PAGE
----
There have been further high-profile calls this month for the government to make PSHE education a statutory subject on the school curriculum.
Chair of the Association for Police and Crime Commissioners (APPC), Vera Baird QC, stressed the importance of statutory PSHE in helping children and young people to recognise and stay safe from child sexual abuse. Ms Baird said that making PSHE statutory would be a “key step” and that this move was supported by police and crime commissioners from across the political spectrum.
Ms Baird added that “taught well, PSHE would give children who are victims of abuse the education to judge earlier that it is wrong and develop the confidence to report” and that “reports into abuse in Oxford and Rotherham both concluded that good-quality PSHE keeps children safe, and polls suggest overwhelming parental support for it to be taught in schools”.
You can read Ms Baird’s opinion piece here and a supporting article here.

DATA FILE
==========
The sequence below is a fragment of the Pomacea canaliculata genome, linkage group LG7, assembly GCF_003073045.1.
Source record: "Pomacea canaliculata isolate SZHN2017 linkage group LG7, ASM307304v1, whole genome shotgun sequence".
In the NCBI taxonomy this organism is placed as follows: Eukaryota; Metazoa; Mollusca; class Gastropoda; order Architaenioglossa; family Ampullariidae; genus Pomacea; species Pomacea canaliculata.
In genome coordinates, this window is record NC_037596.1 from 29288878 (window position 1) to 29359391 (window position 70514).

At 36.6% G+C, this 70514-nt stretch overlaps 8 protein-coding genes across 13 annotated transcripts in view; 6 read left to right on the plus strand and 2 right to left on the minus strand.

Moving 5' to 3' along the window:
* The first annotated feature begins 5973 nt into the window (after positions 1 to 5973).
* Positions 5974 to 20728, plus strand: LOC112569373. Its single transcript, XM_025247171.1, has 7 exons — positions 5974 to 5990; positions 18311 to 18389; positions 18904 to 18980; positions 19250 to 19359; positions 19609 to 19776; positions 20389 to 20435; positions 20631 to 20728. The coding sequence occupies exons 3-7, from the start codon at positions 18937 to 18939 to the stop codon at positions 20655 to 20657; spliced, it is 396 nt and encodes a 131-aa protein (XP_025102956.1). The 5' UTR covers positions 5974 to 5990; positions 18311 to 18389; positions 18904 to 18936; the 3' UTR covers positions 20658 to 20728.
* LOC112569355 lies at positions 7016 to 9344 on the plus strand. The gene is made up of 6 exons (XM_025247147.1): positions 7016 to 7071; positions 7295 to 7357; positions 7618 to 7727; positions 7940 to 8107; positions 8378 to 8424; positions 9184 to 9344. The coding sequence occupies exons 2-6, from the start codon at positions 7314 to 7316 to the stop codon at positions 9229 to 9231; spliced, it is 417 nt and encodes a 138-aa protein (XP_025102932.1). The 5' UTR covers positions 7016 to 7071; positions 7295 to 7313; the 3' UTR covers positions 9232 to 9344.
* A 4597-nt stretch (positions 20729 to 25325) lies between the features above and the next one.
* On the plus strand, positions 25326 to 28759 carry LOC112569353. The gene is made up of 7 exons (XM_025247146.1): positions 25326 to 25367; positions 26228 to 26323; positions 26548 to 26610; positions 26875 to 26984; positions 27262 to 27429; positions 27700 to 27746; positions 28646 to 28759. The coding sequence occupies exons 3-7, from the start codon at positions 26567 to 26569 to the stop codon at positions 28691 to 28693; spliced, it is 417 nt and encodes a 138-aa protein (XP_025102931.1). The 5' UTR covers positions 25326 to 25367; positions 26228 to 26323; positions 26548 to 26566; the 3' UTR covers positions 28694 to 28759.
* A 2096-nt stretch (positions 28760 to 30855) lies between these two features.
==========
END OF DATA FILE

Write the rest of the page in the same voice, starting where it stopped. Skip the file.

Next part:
Elsewhere, Green MP Caroline Lucas highlighted her continued commitment to campaigning for statutory status and Thangam Debbonaire MP, Chair of the All Party Parliamentary Group on Refugees, reiterated her support for PSHE education for all pupils.
In response to this latest support, Joe Hayman, PSHE Association Chief Executive said: "We hugely welcome the support from police and crime commissioners across the country for statutory PSHE education. They know, as we do, that PSHE has the potential to help children keep themselves and others safe - an objective which cuts across political boundaries.
"Recent months have included calls from MPs from across the political spectrum for statutory PSHE and we are grateful for more such calls this week. Our whole society – including 91% of parents and 92% of young people – is calling for this change. We hope Justine Greening and Theresa May will recognise the urgency of the situation and take this opportunity to give PSHE the statutory status it deserves."